The board of Carrabelle’s Community Redevelopment Agency on Tuesday approved a proposed budget for the upcoming fiscal year that had some very good news in it.
The accumulated more than $1 million debt the city owed the CRA – for failing over several years, from the CRA’s inception in 1992, to pay into its coffers the ad valorem tax revenue it was rightfully owned – is going to be paid off.
In the upcoming budget, which still needs the blessing of city commissioners, the CRA will get about $118,000 from the city, putting an end to a debt that had been hanging over the city for several years.
“This last payment we will make up for all the monies not paid for over many years,” said Mayor Brenda La Pax. “I’m so tickled about it.”
Of this final payment money, which will go to fund projects specifically within the CRA, $58,000 will come out of $250,000 the city received in CARES Act money, following a suggestion made by Commissioner Tony Millender, that his colleagues endorsed. The other $68,000 will come out of general fund monies.
The CRA is funded by tax incremental funding drawn from taxes paid by properties within its boundaries. After establishing a base year, tax monies that are above and beyond that base amount every year go to the CRA.
In the upcoming fiscal year, the county will send the CRA about $82,000 of its ad valorem millage, $3,000 more than the current year, and the city will give it about $130,000, or roughly $11,000 more than it did in the current fiscal year.
When all these revenue sources are taken into account, the CRA next year will have new revenue to work with of about $330,00, roughly $32,000 more than it had this year.
But that’s not the whole story, since it will also have another $287,000 in unspent monies from the current year, making for a grand total of $617,000 in available revenue. The reason for this substantial rollover is because the CRA was unable to complete several projects it had budgeted for in 2020-21, including facade and site improvement grants, murals and other expenditures.
In addition, consider the fact the city is on the verge of expanding the boundaries of the CRA by a significant amount, setting the stage for additional tax incremental financing in future years.
“It will take a few years before that money is realized,” said La Paz. The new boundaries will go all the way to 12th Street, not just to Marine Street, and take in the south side of the cemetery, and the old school building and old City Hall.
Finally, the life of the CRA, currently set to sunset in 2022, will soon be extended another 30 years by a vote of the city commission.
All this is expected to be completed at the commission’s Sept. 2 and 14 meetings.
La Paz said she foresees spending monies on all the regular projects, as well as planning in future years to address clean-up, demolition of blighted properties and further shoring up of infrastructure, such as the conversion from septic to sewer and the resurfacing of lime rock roads,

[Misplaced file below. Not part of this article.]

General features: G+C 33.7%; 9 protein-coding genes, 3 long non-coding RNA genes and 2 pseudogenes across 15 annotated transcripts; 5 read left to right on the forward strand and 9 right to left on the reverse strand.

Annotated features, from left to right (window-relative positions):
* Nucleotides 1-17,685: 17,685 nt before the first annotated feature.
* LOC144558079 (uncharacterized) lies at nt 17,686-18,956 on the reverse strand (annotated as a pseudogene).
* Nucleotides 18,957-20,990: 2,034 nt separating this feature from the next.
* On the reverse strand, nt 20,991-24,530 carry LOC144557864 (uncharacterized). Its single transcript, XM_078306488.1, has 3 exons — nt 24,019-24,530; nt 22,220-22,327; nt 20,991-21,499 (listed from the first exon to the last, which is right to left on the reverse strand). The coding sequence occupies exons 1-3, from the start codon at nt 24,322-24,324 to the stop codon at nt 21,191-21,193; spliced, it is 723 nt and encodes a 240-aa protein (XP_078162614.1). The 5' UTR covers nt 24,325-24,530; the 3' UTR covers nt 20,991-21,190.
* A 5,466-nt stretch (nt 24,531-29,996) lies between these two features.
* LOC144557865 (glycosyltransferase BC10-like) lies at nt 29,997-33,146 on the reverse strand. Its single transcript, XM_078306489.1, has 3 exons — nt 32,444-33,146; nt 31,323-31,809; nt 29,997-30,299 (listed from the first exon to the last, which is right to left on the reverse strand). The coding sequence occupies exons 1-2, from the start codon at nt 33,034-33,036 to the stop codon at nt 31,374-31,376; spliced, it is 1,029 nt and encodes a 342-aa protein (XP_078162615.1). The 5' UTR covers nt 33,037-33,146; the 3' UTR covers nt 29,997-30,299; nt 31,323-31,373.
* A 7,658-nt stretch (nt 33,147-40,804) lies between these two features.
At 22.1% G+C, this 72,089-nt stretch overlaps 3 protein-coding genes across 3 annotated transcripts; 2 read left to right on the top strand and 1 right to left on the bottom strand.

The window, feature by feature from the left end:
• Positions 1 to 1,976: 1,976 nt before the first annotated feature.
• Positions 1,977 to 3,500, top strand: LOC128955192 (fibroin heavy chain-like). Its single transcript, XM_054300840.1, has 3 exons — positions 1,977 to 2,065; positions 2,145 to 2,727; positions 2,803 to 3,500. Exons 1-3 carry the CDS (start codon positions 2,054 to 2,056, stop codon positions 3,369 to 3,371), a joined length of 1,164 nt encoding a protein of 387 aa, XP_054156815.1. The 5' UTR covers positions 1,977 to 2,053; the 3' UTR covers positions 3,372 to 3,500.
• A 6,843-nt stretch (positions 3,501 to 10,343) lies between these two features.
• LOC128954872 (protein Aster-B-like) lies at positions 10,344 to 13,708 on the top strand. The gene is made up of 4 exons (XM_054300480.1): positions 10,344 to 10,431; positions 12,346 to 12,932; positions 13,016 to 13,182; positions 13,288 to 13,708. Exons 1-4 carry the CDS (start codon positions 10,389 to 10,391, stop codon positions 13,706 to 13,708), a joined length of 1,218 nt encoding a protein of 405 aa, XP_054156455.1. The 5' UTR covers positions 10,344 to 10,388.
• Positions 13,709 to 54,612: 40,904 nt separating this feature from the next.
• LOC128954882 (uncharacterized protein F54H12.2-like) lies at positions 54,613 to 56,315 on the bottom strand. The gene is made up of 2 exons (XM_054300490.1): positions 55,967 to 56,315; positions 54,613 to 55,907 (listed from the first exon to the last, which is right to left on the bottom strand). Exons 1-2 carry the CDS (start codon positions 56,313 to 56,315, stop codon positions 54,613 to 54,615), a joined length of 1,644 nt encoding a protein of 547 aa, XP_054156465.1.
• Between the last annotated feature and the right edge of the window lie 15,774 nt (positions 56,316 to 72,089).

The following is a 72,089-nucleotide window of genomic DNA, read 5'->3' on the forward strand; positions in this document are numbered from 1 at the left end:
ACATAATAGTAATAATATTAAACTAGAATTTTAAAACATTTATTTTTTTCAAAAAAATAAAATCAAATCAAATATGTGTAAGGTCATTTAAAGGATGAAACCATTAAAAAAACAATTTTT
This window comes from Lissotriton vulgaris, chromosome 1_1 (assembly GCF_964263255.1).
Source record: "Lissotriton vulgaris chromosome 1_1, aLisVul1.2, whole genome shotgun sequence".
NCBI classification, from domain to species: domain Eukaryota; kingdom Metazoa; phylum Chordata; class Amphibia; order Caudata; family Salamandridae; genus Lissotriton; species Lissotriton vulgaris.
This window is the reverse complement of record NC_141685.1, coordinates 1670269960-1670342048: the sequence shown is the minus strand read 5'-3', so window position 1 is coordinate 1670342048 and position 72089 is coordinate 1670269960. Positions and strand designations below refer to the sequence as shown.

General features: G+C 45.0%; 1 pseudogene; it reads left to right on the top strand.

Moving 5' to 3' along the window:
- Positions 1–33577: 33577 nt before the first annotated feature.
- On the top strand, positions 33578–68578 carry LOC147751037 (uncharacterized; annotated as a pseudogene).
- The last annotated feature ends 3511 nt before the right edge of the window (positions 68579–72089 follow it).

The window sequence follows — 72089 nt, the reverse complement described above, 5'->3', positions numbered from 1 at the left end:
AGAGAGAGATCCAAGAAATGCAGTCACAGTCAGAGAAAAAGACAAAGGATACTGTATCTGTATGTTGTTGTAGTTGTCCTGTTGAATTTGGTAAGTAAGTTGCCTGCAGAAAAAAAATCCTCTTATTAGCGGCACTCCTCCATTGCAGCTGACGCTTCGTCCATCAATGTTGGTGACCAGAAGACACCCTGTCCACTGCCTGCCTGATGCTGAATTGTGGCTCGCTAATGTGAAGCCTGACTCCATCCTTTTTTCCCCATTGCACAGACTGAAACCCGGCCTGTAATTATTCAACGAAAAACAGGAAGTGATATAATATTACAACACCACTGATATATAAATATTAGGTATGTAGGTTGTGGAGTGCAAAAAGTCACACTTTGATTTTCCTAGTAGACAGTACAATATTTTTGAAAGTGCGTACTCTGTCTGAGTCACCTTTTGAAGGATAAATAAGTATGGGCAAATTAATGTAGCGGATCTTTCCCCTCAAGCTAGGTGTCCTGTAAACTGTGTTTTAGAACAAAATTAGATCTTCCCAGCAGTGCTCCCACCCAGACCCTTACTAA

On tap this year is to add five military flagpoles, surrounding a 40-feet pole, at Veterans Park, the small bricked island at the fork on U.S. 98. The CRA plans to spend about a third of the overall $45,000 cost in the upcoming years.
It also will continue with its façade grants, which can be awarded to as many as eight businesses $16,000 each to shore up the look of their property, provided the owners come up with their share of the 80/20 match, up to $4,000.
There’s plans to clean up and convert into a parking lot the land at the old public works site, for use for parking by trucks and trailers. There’s money set aside to resurface NW Second Street adjacent to the library, to cover the cost of Christmas decorations and to cover a portion of the cost of revitalizing Marine Street. That two-year project, to rebuild the boardwalk, redo the sidewalks and add fencing, is being funded primarily by a $650,000 Community Development Block Grant, with the CRA kicking in the $25,000 match.
The CRA plans to spend as much as $5,000 on fireworks for Holiday on the Harbor, double what it cost this year, due to a likely spiraling upwards of costs.
The CRA will kick in a total of $2,000 to help fund the C-Quarters Youth Fishing Tournament, the Carrabelle Crawl and the Carrabelle Riverfront Festival.
With a number of smaller projects slated for completion, the CRA has left about $54,800 for wiggle room, in the event there are cost overruns, or new projects spring up.
La Paz said that with the CRA now having to rely entirely on the tax incremental funding, since no city repayment dollars will be forthcoming, she expects that it will be working with about $200,000 to $220,000 each year.
On a related note, the city commission has voted to keep millage unchanged at 9 mills, although it has the option of lowering that if it so desires at its upcoming budget workshops and hearings. The rollback rate, which would keep ad valorem proceeds unchanged, would be 8.384 mills.
The first budget workshop is slated for 1:30 p.m. this Wednesday, Aug. 25 at City Hall.